Inner Audit – Personal Audit To Improve Mental Health

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Have you ever audited yourself? Ever made an annual report of yourself? How about a monthly, weekly, or even daily audit? Not a journal of feelings, but rather, like a business audit, one that is focused on actions and results.

Journaling has been widely discussed as a means of putting ones thoughts to paper. An inner audit, is focused more on the actions of the day, replaying the day and analyzing it with a ‘birds eye view’. One that is focused on “That was a great meeting” “I’m glad I responded that way” “I could have used my time better” “That outburst was uncalled for” “My morning was too rushed” “How can I do better tomorrow?”.

Mentally replaying our day, objectively analyzing it and making plans for tomorrow, can have tremendous benefits to our emotional and mental health, as well as keeping us focused and accountable.

This can be done nightly on a small scale, weekly (perhaps Thursday night before the weekend) with a little more length and annually on a larger scale.

We should not underestimate the powerful effect of just thinking. Warren Buffet is known to spend a considerable amount of time thinking. Tim Armstrong (CEO of Aol) has his executives spend four hours per week, just thinking. Jeff Weiner (CEO of LinkedIn) schedules two hours of thinking time every day and Bill Gates is famous for taking a week off a couple times a year just to reflect deeply without interruptions.

The secret of success for many a business, is the honest self assessment, the reports and the self audits. Personal introspection can give us that kind of success. But like a business, it needs to be focused, purposeful and constructive. Ruminating and replaying negative experiences can have a detrimental and paralyzing effect. We need to focus on our strengths, our successes and our moral victories. Our failing should cause us to feel disappointment as opposed to depression.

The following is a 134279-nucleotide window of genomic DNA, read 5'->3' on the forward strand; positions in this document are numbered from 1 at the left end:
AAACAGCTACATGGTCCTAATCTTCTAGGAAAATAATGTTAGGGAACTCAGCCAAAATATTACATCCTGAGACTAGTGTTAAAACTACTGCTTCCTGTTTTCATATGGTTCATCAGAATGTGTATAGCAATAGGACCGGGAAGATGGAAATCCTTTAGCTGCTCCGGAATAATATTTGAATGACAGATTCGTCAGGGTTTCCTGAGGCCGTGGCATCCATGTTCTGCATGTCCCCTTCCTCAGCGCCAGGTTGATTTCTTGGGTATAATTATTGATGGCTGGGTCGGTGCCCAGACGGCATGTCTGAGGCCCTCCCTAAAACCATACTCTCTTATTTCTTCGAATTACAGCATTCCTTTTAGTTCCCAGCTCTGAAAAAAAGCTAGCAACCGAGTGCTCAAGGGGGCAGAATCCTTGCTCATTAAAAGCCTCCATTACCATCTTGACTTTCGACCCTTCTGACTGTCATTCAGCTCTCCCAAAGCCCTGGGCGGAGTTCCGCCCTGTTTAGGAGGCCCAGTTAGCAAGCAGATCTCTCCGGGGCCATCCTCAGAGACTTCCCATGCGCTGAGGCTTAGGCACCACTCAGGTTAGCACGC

One way to achieve this is by self auditing at the correct times and with the right frame of mind. Smack in middle of the day is rarely good. During the day we are busy, we are accomplishing. In fact grinding our day to a halt by focusing intently on disappointing behaviors, can have an adverse affect. It can pull us down and ‘stop us in our [productive] tracks’. Night is a time we can put the entire day in proper perspective, allowing ourselves to ‘sleep on it’ and waking up invigorated, driven and purposeful.

Jon Kabat-Zinn (Professor emeritus of medicine and the creator of the Stress Reduction Clinic) said: “Mindfulness means paying attention in a particular way; on purpose, in the present moment, and non-judgmentally.”

From a Jewish perspective, this is the time of introspection and personal ‘stock taking’, as we enter into the final month of the Jewish year -the Hebrew month of Elul.

In the words of Rabbi Yosef Yitzchok Schneersohn:

“The month of Elul is the month of reckoning. In the material world, if a businessman wishes to conduct his affairs properly and with great profit, he must periodically take an accounting and correct any deficiencies… Likewise in the spiritual service of G?d. Throughout the year all Israel is occupied with Torah, Mitzvot and (developing and expressing) good traits. The month of Elul is the month of reckoning, when every Jew — each commensurate with his abilities, whether scholar or businessman — must make an accurate accounting in his soul of everything that occurred during the course of the year. Each individual must know the good qualities in his service of G?d and strengthen them; he must also be aware of the deficiencies in himself and in his service, and correct these. Through this excellent preparation, one merits a good and sweet year, materially and spiritually.”

May we all be blessed with a wonderful new year ahead. A year with the most important blessing -great mental, emotional, spiritual and physical health.

Mendy Baron

 

 

 

 

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